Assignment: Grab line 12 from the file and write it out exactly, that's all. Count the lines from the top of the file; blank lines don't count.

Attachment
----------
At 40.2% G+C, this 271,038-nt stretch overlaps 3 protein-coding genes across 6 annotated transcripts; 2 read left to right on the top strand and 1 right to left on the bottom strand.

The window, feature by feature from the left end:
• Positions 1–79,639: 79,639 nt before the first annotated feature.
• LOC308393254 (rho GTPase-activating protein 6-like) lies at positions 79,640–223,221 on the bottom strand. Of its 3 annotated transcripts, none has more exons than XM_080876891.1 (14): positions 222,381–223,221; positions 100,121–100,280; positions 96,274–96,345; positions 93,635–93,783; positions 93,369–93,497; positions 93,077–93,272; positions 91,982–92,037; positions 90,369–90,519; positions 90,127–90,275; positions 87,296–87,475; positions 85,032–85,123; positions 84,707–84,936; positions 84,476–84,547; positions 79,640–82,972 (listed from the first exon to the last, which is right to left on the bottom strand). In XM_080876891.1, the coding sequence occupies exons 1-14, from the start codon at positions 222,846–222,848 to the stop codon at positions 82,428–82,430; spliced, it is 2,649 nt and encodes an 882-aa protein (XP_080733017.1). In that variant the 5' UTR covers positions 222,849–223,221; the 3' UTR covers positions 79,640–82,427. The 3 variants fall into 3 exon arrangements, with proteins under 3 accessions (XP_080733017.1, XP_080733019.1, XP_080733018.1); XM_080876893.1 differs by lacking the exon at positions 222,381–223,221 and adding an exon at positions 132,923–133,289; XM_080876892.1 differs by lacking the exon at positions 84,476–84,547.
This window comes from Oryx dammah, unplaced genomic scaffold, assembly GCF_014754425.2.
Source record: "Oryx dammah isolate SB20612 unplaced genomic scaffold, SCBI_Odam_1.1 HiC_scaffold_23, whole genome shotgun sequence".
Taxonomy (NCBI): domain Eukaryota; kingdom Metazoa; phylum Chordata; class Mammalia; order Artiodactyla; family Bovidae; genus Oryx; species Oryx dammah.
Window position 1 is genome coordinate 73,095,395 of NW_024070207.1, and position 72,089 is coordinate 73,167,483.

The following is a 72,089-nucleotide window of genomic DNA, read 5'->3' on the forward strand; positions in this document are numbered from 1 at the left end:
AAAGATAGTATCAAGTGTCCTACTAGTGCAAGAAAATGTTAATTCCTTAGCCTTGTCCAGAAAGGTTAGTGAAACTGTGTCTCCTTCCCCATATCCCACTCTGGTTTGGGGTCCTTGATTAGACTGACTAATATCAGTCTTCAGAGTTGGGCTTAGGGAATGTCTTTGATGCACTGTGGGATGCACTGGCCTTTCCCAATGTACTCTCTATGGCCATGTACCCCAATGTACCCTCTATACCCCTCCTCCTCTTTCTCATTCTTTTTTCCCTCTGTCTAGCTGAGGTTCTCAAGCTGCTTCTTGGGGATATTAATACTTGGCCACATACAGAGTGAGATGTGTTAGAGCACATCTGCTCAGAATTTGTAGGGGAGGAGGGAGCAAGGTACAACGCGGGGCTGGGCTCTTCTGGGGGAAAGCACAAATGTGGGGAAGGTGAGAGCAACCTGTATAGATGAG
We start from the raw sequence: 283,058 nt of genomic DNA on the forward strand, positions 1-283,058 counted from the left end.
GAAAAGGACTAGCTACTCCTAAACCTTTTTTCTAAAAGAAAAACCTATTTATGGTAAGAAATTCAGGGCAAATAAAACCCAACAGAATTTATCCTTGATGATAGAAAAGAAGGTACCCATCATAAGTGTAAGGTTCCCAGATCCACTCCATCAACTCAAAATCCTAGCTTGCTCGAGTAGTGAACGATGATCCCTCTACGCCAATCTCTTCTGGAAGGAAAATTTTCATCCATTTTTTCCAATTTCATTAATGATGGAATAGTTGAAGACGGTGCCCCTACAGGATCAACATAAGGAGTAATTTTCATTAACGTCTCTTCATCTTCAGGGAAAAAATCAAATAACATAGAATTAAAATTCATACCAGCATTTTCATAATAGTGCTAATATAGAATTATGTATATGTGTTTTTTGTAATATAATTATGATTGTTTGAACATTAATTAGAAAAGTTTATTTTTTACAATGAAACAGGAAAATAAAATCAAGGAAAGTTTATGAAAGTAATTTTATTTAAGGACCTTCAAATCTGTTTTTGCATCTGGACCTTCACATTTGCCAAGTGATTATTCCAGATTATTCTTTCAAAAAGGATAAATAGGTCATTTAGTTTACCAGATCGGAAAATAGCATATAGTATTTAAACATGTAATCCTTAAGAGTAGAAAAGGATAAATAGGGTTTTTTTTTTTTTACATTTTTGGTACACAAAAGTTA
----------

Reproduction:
GAAAAGGACTAGCTACTCCTAAACCTTTTTTCTAAAAGAAAAACCTATTTATGGTAAGAAATTCAGGGCAAATAAAACCCAACAGAATTTATCCTTGATGATAGAAAAGAAGGTACCCATCATAAGTGTAAGGTTCCCAGATCCACTCCATCAACTCAAAATCCTAGCTTGCTCGAGTAGTGAACGATGATCCCTCTACGCCAATCTCTTCTGGAAGGAAAATTTTCATCCATTTTTTCCAATTTCATTAATGATGGAATAGTTGAAGACGGTGCCCCTACAGGATCAACATAAGGAGTAATTTTCATTAACGTCTCTTCATCTTCAGGGAAAAAATCAAATAACATAGAATTAAAATTCATACCAGCATTTTCATAATAGTGCTAATATAGAATTATGTATATGTGTTTTTTGTAATATAATTATGATTGTTTGAACATTAATTAGAAAAGTTTATTTTTTACAATGAAACAGGAAAATAAAATCAAGGAAAGTTTATGAAAGTAATTTTATTTAAGGACCTTCAAATCTGTTTTTGCATCTGGACCTTCACATTTGCCAAGTGATTATTCCAGATTATTCTTTCAAAAAGGATAAATAGGTCATTTAGTTTACCAGATCGGAAAATAGCATATAGTATTTAAACATGTAATCCTTAAGAGTAGAAAAGGATAAATAGGGTTTTTTTTTTTTTACATTTTTGGTACACAAAAGTTA